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A Shot in the Dark 2020: 5th & 4th Places

Wednesday, 29 July, 2020

On Day 3 of the big reveal we chatted to the incredible team from Sevenoaks Trading. 

When asked how they decided on the beautiful Guatemalan coffee (from Jesus Recinos of Vulcan Coffee) the roasters received in the Preliminary Round, Carol Corlett, head of the team, answered simply, "Because it's my favourite coffee!". From a woman who tastes amazing coffees from around the world on a daily basis, that is high praise indeed. Apart from the wonderful coffees, Guatemala proved the best origin country to visit because of the people and hospitality, "I lost my heart in Guatemala." (Don't you want to try this amazing coffee!!!)

Sevenoaks have got some exciting new Ethiopian coffees that have just arrived and some delicious offerings from Nicaragua are set to arrive in October, so get in touch with them ASAP!

We also chatted to Mike MacDonald who heads up the Cap Town branch of Sevenoaks Trading and has been part of the ASITD Judging Team since year One. He explained the evolution of the scoresheet and how his mind is constantly blown at what the roasters get out of these coffees!

Congratulations to the roasters who placed 4th and 5th!

4th: Favour & Grace - Werner Gous

How long have you been roasting coffee and how did you get into it?

10 months. I was a silent partner in an 'on the side' roastery where I observed the craft and later learned the craft through literature and other sources available. 

Why did you enter A Shot in the Dark?

There were nice prizes, haha. We took a shot 'in the dark' at competing against the best, and trusted that favour, grace would be displayed in our successes. 

What was it like to work with small quantities of these delicious coffees?

Challenging; with only a limited number of roasts, all variables could not be tested - so good planning, variable elimination and many cuppings was our go to solution.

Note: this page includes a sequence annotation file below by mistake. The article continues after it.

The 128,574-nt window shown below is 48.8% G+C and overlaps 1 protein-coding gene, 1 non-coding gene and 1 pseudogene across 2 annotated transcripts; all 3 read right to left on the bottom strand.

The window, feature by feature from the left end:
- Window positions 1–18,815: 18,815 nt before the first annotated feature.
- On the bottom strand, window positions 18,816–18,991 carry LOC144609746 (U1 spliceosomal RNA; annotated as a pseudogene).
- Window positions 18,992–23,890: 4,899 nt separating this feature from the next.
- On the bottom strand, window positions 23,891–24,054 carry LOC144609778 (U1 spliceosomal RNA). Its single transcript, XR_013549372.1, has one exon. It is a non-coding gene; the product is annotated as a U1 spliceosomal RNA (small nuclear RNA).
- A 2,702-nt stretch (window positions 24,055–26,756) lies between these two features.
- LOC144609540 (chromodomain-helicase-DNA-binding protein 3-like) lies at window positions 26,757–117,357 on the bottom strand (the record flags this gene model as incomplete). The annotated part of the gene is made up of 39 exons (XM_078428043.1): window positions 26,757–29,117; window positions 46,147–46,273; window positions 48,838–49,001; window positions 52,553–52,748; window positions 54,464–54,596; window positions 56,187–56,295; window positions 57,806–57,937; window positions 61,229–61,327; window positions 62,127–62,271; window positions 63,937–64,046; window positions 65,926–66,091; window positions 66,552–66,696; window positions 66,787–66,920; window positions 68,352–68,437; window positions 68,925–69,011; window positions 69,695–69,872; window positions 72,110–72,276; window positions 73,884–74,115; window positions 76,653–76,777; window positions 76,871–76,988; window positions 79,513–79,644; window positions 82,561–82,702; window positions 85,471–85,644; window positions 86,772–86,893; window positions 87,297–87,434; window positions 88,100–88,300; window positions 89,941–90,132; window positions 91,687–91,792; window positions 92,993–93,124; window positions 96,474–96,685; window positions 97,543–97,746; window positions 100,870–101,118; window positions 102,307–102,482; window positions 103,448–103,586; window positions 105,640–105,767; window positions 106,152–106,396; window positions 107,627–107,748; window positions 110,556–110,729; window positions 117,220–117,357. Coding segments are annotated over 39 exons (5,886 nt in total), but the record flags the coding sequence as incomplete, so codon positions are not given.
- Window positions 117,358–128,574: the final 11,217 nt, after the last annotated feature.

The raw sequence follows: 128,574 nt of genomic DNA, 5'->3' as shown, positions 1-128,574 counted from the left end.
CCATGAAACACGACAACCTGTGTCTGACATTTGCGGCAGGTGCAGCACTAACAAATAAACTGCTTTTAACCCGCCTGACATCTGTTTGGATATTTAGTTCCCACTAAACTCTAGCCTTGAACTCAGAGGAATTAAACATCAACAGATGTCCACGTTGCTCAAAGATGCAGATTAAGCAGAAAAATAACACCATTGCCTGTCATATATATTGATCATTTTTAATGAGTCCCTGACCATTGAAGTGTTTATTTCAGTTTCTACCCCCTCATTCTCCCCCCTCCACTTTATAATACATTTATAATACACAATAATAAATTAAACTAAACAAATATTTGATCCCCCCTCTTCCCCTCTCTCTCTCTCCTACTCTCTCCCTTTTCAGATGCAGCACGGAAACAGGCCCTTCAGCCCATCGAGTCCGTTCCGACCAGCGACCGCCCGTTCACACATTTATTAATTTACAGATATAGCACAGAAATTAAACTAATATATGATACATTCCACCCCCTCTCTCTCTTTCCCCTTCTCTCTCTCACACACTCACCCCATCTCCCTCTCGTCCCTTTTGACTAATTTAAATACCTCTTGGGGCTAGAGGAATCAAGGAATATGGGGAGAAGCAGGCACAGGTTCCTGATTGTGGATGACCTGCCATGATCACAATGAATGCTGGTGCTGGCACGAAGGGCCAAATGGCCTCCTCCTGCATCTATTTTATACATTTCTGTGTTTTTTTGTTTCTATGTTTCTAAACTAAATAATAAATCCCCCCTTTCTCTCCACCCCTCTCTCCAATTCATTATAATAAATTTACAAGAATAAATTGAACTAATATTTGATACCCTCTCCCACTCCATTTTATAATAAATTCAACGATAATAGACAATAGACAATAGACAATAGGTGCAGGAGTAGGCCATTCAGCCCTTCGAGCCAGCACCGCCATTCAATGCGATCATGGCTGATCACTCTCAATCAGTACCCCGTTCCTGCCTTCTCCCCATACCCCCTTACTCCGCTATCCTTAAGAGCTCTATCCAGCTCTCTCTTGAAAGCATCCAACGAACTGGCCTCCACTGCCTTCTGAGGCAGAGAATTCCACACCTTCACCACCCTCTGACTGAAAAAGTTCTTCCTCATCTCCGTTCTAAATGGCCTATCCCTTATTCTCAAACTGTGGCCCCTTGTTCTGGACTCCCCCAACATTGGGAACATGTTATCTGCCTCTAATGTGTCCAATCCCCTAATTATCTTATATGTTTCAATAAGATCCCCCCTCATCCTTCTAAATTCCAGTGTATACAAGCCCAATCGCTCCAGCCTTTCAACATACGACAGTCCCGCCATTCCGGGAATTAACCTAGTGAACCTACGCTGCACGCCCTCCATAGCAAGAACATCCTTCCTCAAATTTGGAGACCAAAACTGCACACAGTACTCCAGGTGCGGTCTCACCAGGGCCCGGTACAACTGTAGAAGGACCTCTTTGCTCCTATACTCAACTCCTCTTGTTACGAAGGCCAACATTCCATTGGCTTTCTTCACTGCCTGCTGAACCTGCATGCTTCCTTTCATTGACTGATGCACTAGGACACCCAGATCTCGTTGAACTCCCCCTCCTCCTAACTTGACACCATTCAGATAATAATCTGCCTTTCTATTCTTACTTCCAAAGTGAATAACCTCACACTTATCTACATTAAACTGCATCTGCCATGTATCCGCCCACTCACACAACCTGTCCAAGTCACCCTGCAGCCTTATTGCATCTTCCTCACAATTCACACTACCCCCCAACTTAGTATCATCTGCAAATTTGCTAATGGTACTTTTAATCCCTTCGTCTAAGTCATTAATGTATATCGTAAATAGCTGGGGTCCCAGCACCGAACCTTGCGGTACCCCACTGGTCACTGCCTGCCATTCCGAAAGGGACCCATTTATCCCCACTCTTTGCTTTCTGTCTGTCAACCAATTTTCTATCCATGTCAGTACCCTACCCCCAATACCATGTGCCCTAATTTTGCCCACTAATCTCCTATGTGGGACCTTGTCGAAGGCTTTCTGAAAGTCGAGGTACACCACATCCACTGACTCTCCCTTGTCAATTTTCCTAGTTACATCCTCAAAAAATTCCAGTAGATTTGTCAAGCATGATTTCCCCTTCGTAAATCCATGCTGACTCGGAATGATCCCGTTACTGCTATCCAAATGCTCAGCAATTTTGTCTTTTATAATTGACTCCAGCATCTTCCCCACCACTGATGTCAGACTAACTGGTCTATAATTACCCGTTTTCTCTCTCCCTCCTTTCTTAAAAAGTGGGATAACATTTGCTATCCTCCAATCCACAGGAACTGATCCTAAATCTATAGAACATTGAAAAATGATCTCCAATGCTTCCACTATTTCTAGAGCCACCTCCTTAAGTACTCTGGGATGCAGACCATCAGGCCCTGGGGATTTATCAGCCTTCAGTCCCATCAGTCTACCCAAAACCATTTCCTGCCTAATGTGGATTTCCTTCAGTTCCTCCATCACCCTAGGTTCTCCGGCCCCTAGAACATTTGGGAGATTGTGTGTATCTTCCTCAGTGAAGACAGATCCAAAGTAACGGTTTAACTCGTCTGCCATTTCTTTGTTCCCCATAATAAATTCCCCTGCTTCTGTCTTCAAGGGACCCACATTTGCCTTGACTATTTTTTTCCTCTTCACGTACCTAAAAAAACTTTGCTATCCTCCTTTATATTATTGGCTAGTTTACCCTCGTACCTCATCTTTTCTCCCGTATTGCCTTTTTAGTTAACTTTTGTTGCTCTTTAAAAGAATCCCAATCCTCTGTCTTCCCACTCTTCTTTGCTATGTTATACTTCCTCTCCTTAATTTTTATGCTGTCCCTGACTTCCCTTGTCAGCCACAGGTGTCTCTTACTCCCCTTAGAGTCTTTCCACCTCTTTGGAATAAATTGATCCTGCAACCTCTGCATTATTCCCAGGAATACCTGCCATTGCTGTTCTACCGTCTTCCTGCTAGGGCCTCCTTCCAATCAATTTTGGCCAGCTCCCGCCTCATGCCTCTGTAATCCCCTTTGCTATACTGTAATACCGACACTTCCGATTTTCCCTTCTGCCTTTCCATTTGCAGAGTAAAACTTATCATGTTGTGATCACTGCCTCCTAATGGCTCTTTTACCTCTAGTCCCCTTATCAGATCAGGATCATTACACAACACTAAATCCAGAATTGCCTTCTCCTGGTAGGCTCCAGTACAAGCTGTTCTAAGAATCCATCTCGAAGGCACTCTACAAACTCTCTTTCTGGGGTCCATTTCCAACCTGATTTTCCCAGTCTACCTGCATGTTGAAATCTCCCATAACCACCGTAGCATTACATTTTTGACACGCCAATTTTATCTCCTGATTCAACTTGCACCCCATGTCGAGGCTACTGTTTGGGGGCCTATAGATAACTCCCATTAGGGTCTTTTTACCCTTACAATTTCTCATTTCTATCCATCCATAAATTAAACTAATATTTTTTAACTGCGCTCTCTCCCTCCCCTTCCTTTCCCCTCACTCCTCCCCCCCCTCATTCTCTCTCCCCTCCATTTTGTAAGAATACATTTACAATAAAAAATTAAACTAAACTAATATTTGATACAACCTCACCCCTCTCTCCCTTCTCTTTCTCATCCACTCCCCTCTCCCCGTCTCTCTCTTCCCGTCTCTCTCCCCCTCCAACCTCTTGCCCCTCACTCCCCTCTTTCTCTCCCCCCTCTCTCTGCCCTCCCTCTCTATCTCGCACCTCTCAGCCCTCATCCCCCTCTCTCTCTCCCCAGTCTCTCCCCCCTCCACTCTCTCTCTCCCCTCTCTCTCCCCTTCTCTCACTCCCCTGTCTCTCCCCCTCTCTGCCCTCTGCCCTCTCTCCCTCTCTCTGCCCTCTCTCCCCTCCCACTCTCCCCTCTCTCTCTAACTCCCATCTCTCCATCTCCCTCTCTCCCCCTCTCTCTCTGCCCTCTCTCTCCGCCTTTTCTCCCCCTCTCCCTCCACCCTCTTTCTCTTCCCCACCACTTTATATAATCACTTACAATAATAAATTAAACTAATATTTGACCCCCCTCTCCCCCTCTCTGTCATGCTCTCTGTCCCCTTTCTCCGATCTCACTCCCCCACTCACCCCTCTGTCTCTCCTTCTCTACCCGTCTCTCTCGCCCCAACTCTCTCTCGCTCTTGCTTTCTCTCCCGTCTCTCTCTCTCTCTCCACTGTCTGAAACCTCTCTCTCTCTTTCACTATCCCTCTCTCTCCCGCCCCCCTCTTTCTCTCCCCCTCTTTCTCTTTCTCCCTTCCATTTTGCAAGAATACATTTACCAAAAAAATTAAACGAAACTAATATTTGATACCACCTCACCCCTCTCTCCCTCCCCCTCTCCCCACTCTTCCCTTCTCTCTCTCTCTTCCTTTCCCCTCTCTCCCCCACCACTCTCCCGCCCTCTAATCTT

What was your biggest challenge and biggest lesson from this process?

Our biggest challenge was blending for an espresso and tasting 5 to 10 shots a session. Our biggest lesson was that you can't test all variables, so eliminate some early.  (Ed's Note: Favour & Grace scored the highest in the Espresso Blending round!)

5th: Highland Coffee Roastery - Chris Pefanis

How long have you been roasting coffee and how did you get into it?

I started late in 2009, after buying a bakery in Clarens and realising freshly roasted coffee would be a perfect compliment to fresh bread. 

I thought to myself, "I love coffee, so hard hard could this be?".

Little did I know that that would be the beginning of a continual learning experience, and that it was quite a bit more difficult than I initially suspected!

Why did you enter A Shot in the Dark?

Entering a competition is kind of a test of my abilities as a roaster. One can get a bit caught up in one's bubble, and it's helpful having an impartial test of your abilities.

What was it like to work with small quantities of these delicious coffees?

It's tricky to have a very limited quantity to work with. The pressure to get a good roast almost right from the first batch is high, especially when roasting on a larger roaster. My smallest batch I am comfortable roasting in my 5kg machine is 2kg, so the 10kg batch  gave me 4 test batches and 1 final to submit.

What was your biggest challenge and biggest lesson from this process?

The biggest challenge I think was the limited amount of greens supplied. Getting used to a new coffee is a trial and error process, so the margin of error is narrow. Light roasts are also always a bit of a challenge, especially when they're being judged! Refining my ability to roast a great light roast is my most important lesson learned.

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